She still got the feeling that despite his best efforts, Craig still harbored jealousy towards James. It was definitely mutual. The frequent explosions of frustration when they had started dating had ebbed and were now replaced with thinly veiled embers of resentment. Neither James nor Craig enjoyed the other’s company but they had both learned to accept each other’s place in Mara’s life. It was a relief to be able to share her misadventures at Mozaik with Craig, especially when she just needed to vent. She was lucky to have someone like him in her life.
“Earth to Mara.” He gave her a poke. “It looks like you’ve been on another planet for a while now.”
“Hah, yeah space cadet award over here.”
“Well, wake up ’cause we’re here.”
Here turned out to be the opposite side of campus. Craig parked the car along a tree-lined avenue but didn’t get out of the Jeep. Students were walking between classes, a skateboarder was practicing grinds on a nearby ledge, a street musician with a shaggy beard was banging out a rhythm on a conga drum from which hung a “Copz took my weed!” sign. Everything was par for the course for this part of Boulder.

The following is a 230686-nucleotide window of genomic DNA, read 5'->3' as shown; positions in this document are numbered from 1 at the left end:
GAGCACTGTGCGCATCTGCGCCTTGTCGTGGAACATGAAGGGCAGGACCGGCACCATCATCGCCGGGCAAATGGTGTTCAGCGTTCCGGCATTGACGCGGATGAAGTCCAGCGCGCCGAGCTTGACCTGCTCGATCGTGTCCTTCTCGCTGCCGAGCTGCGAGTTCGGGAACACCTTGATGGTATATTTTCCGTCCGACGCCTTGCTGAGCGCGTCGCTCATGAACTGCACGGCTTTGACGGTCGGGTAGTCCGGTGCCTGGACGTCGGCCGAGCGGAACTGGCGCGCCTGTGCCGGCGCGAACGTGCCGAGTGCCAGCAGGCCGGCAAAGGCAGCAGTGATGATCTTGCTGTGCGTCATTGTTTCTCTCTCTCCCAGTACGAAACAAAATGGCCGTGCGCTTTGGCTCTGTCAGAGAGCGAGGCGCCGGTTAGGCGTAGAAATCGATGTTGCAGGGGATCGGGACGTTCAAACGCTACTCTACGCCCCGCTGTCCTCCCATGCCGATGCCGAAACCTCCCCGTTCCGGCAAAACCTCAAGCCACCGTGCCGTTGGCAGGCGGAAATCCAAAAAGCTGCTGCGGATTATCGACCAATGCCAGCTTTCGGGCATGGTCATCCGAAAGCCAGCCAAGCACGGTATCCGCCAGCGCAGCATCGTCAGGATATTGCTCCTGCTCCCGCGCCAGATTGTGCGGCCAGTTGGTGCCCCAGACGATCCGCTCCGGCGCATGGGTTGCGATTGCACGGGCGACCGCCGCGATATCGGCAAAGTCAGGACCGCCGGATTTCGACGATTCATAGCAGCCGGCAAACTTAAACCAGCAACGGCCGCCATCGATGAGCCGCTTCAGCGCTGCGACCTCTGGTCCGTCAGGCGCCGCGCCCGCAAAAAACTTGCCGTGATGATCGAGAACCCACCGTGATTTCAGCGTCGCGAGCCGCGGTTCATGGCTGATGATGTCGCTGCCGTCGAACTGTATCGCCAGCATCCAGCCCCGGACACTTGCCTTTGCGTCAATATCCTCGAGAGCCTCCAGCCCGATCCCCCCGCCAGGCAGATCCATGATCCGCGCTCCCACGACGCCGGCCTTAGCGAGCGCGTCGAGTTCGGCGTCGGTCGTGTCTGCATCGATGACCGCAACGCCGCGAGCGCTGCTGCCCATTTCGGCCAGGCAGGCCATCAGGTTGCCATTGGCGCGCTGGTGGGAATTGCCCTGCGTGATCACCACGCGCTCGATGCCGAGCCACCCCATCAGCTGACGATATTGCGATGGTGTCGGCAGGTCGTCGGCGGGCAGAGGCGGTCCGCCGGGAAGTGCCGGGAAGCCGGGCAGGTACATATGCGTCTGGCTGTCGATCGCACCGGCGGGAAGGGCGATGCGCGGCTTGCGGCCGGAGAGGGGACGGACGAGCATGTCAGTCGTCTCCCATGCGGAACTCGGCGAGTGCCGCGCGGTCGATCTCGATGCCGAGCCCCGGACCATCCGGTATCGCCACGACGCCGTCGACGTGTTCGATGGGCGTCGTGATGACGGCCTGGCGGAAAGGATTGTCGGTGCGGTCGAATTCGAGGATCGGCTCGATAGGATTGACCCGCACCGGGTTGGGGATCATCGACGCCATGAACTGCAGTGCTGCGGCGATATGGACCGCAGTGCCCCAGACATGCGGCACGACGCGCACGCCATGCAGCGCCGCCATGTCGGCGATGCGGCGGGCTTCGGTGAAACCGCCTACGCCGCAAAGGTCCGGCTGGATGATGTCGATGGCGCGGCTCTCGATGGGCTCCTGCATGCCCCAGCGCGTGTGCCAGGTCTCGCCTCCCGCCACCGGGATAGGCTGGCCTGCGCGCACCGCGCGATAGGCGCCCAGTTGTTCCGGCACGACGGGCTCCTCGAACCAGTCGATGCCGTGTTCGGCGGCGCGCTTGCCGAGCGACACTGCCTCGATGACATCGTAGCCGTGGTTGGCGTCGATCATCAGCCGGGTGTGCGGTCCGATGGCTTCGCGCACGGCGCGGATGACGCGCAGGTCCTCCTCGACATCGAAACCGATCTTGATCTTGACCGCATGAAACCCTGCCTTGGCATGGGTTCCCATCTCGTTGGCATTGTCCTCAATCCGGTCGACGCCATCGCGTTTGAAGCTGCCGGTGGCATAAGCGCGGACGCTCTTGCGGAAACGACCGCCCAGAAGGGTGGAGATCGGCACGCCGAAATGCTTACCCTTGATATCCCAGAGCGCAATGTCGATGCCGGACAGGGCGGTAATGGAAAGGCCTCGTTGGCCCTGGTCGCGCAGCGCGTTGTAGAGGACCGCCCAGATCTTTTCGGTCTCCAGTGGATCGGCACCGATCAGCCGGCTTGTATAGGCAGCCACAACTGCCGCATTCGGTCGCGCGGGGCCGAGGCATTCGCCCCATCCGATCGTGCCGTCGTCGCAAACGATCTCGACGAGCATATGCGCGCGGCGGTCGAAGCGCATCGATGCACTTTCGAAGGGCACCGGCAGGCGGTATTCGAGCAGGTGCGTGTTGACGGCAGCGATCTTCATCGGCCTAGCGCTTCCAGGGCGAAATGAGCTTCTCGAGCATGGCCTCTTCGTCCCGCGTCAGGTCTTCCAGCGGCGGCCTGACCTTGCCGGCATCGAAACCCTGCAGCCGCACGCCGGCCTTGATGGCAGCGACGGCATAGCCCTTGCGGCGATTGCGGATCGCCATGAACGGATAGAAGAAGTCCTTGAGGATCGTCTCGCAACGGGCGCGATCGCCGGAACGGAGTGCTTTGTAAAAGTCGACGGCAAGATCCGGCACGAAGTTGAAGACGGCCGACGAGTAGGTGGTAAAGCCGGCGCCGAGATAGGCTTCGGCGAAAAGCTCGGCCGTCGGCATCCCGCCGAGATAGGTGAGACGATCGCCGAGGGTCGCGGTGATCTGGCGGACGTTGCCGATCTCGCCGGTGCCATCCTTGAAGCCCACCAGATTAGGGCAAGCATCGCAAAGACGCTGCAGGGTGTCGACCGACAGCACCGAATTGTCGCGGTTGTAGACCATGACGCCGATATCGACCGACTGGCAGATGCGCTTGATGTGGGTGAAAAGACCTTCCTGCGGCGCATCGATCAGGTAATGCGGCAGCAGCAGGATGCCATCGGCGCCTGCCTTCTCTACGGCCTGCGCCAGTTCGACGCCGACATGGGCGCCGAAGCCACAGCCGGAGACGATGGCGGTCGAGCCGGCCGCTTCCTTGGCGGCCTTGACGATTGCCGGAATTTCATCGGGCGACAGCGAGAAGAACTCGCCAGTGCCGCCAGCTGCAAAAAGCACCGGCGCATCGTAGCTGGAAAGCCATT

Mara looked over at Craig, “So… what exactly is this big surprise? Don’t tell me we drove all the way here in secrecy just to investigate the parking options.”
“Hah! Look around yourself Winkel. It’s not that hard to find.”
It was cold but dry. Most people wore wool coats or ski jackets. The ground was clear. It hadn’t snowed in a few weeks. The bright sunshine gleamed of the polished, garishly colored frames of a few fixed gear bikes piloted by cut-and-dried hipsters. Mara smiled inwardly, imagining them drinking micro-distilled bourbon out of hand-up-cycled tumblers. Most of the buildings had classic Coloradan red brick facades. She scanned their tenants. The inevitable Starbucks was on a corner a block away. A local dive bar and a few boutique-clothing stores were across the street. A family law firm filled out the block. On the other side she could see the University Memorial Center and the Mary Rippon Theater.
It was like a punch to the gut. She knew why they were here. She knew they shouldn’t be here. What did Craig think he was doing? What was he playing at?
Across the way, hidden only by the naked branches of an oak, sat the Center for Mathematics and Society.
“Aha. You’ve solved the riddle.” Craig grinned.
“Why are we here?” Her voice was cold.